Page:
Guest post by: Kate Galliet
You don’t live in a vacuum.
Pain in an area of your body doesn’t necessarily mean that something is wrong or malfunctioning in the exact area of pain.
Your body is always adjusting with and compensating for what’s going on in the other areas of your body.
When aches and pains arise, the solution is actually fairly simple: Focus on the correct area that’s causing the issue, add the right corrective action step, mix in a dash a patience for adaptation to occur, and you can see your pain go away.
The tricky part is to focus on the ‘correct area’. Until you start exploring what’s happening in your body and why, it’s natural to think that the place where the pain is, is also the place that’s having the problem.
That’s not always the case.
I’d like to give you three common issues and where you might look (other than right in the area where it hurts) to solve the problem*. These are a portion of what I’ll be teaching in my upcoming workshop in Austin, Texas. If you’d like to learn more and go deeper, join me at the workshop!
*Remember, you may be a unique snowflake who has a completely different cause of your issue. Sometimes, working with a coach or physical therapist might be a better route.
When your plantar fascia – or what feels like your plantar fascia – is acting up:
Pain on the bottom of your foot is, well, a pain. It hampers everything you want to do that requires being on your feet. And can even cause distracting pain when you’re laying in bed, not on your feet.
Keep in mind that pain on the bottom of your foot doesn’t always mean that your plantar fascia is unhappy.
A common solution for plantar fascia pain is to roll your foot on a lacrosse ball. That can help, but mobility of soft tissue without strength to support and maintain the mobility, is useless.
Your plantar fascia may not be the source of all your troubles; there are more than one-hundred muscles, tendons, and ligaments in the foot and ankle! Strengthen your foot muscles so that one piece of fascia isn’t doing the work of many muscles, tendons, and ligaments.
When your knees are acting up:
Knee pain makes it hard to squat and bend well. This obviously impedes your workouts, but it also impedes day-to-day activities, thus closing your ‘window of movement potential’ a bit.
Part of what keeps you stacked from hip, through knee, to ankle, are the hip stabilizing muscles. Weak hip stabilizers can cause the knees to be altered in their stance when your foot hits the ground as you walk or run. If your hip stabilizing muscles are weak, your pelvis will tip as you walk or run, which will cause your knee to dip in.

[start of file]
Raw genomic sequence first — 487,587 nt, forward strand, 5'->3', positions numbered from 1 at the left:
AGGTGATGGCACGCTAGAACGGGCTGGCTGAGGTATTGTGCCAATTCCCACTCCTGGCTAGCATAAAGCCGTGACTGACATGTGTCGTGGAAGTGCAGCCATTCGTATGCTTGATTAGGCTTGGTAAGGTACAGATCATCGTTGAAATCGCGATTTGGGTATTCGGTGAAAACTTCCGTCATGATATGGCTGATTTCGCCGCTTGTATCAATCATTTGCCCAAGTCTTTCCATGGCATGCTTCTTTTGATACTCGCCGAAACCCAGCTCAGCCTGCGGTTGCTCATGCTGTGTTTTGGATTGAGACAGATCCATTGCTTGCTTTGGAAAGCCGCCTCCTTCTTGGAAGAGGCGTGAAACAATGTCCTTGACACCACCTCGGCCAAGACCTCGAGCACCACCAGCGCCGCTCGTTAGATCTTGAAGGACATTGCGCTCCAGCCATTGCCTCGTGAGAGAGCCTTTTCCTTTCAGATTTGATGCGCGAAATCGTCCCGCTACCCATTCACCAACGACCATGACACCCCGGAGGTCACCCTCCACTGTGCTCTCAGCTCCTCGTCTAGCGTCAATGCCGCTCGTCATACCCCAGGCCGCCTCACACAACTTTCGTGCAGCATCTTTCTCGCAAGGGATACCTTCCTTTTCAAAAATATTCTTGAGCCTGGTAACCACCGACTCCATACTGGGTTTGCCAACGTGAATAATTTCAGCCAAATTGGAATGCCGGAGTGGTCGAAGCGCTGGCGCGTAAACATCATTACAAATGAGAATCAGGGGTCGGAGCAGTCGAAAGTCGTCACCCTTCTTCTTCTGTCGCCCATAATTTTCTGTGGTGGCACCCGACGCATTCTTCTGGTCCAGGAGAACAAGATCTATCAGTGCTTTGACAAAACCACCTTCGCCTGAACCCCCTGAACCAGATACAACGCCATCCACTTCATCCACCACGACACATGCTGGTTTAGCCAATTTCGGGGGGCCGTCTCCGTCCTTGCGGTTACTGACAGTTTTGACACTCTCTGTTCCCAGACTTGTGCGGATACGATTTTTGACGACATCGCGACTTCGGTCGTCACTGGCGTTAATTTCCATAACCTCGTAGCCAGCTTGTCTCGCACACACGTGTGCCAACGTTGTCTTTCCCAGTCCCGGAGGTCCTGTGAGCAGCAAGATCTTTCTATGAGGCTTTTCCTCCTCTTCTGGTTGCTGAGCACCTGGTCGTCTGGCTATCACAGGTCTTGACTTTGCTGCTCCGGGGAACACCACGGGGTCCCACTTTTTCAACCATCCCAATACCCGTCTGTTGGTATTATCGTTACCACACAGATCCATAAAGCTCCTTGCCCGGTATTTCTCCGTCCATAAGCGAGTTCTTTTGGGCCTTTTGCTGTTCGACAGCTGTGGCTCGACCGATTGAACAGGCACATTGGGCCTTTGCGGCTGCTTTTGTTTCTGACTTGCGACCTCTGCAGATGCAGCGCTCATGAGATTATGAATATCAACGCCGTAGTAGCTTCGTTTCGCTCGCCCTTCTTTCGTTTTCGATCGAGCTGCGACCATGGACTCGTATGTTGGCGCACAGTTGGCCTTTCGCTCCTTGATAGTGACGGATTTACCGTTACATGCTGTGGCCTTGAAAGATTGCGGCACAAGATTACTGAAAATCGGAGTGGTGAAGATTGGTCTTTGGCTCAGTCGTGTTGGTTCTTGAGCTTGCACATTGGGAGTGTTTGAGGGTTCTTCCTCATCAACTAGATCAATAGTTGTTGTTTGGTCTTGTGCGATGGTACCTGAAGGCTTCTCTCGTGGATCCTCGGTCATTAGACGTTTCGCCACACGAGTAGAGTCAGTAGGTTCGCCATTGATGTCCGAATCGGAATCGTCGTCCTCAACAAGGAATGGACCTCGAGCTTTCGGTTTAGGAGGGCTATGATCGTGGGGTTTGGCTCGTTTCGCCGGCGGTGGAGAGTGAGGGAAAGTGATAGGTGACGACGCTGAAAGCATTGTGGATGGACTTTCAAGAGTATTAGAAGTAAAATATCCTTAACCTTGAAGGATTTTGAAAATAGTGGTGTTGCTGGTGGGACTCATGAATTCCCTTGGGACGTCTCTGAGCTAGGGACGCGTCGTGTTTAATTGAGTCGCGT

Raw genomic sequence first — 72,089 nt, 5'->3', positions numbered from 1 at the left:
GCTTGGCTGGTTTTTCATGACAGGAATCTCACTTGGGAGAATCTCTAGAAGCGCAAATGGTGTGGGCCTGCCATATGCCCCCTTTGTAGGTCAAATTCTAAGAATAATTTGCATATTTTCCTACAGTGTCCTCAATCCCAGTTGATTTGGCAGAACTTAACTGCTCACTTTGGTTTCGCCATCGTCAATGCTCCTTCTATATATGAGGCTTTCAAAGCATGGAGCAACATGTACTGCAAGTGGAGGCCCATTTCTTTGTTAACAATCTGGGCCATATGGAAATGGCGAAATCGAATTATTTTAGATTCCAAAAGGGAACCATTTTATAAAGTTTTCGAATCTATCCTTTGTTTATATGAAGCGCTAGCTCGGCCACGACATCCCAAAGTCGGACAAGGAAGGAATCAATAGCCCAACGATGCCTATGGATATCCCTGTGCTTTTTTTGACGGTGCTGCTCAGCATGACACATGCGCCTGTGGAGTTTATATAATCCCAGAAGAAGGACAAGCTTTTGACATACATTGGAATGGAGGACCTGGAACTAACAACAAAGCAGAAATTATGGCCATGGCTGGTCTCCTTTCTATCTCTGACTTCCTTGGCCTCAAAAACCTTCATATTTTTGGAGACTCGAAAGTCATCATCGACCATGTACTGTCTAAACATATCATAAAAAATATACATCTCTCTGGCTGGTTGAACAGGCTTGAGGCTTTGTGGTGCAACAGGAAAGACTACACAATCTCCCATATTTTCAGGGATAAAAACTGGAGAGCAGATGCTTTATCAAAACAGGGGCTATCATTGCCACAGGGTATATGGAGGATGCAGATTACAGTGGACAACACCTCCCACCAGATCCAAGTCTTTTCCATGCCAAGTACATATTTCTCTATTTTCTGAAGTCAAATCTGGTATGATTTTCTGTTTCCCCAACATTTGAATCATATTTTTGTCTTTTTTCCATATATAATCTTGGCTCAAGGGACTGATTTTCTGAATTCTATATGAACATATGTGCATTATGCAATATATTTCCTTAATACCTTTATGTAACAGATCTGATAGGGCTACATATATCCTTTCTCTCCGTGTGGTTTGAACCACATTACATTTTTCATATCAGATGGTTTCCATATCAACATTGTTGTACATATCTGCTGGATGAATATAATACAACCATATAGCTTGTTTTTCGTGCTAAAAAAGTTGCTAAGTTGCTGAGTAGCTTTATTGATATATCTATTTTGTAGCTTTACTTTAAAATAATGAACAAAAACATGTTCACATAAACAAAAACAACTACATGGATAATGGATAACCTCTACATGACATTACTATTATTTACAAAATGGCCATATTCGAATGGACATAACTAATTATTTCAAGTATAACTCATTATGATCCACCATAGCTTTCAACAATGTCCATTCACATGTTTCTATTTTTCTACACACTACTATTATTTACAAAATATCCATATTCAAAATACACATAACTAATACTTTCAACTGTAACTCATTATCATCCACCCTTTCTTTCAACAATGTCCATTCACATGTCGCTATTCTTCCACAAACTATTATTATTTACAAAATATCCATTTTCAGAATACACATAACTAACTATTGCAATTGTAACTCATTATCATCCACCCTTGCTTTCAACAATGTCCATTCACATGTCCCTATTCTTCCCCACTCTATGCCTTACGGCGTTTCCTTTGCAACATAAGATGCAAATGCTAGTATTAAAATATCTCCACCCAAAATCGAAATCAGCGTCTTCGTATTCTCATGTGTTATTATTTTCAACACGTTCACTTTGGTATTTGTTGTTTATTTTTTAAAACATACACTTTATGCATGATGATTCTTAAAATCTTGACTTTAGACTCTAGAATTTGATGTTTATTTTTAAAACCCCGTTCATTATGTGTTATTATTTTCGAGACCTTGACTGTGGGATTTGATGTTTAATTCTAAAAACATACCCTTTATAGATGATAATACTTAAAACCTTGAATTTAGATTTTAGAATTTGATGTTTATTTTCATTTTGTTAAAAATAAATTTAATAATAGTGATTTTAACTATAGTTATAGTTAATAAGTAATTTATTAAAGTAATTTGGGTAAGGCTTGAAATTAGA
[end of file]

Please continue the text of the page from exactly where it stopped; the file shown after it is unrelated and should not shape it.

Begin strengthening your hip complex to create better support for your knees from above. In the video below, I’m demonstrating the lateral band walk. Watch the video for guidance on how to do this drill for maximum effect and avoid a common mistake.
When your upper back and neck are acting up
What most people do to alleviate upper back and neck pain is to place a lacrosse ball on the spot it hurts and dig into their soft tissue with the ball.
But why is your upper back or neck hurting to begin with? Take a look at your shoulder joint mechanics.
Remember that your scapula has to work in harmony with the humeral head, the clavicle, and the ribcage; if the shoulder joint doesn’t move well or sit well when at rest (ex: winging or floating scapula), the soft tissue in the upper body could compensate for the sub-par joint position or mechanics.
Begin to improve your shoulder joint mechanics by trying the three drills I’m showing you in the video below. Doing these as a daily drill if you happen to have an in-home workout setup, or as a warm-up to your workout once you get to the gym can be very helpful in improving your shoulder function, and in turn, your upper body soft tissue quality.
Start to think more globally about how your body is linked together and functioning. When an issue arises in one area, it can create symptoms in another area. It would be a shame to waste time trying to ‘fix’ a problem in the painful area when the solution is elsewhere.
If you’d like to dig deeper and make your body solid, strong, and durable for the long-haul, join me in Austin for my Unbreakable Body Workshop, sponsored by Paleo f(x) and IDLife.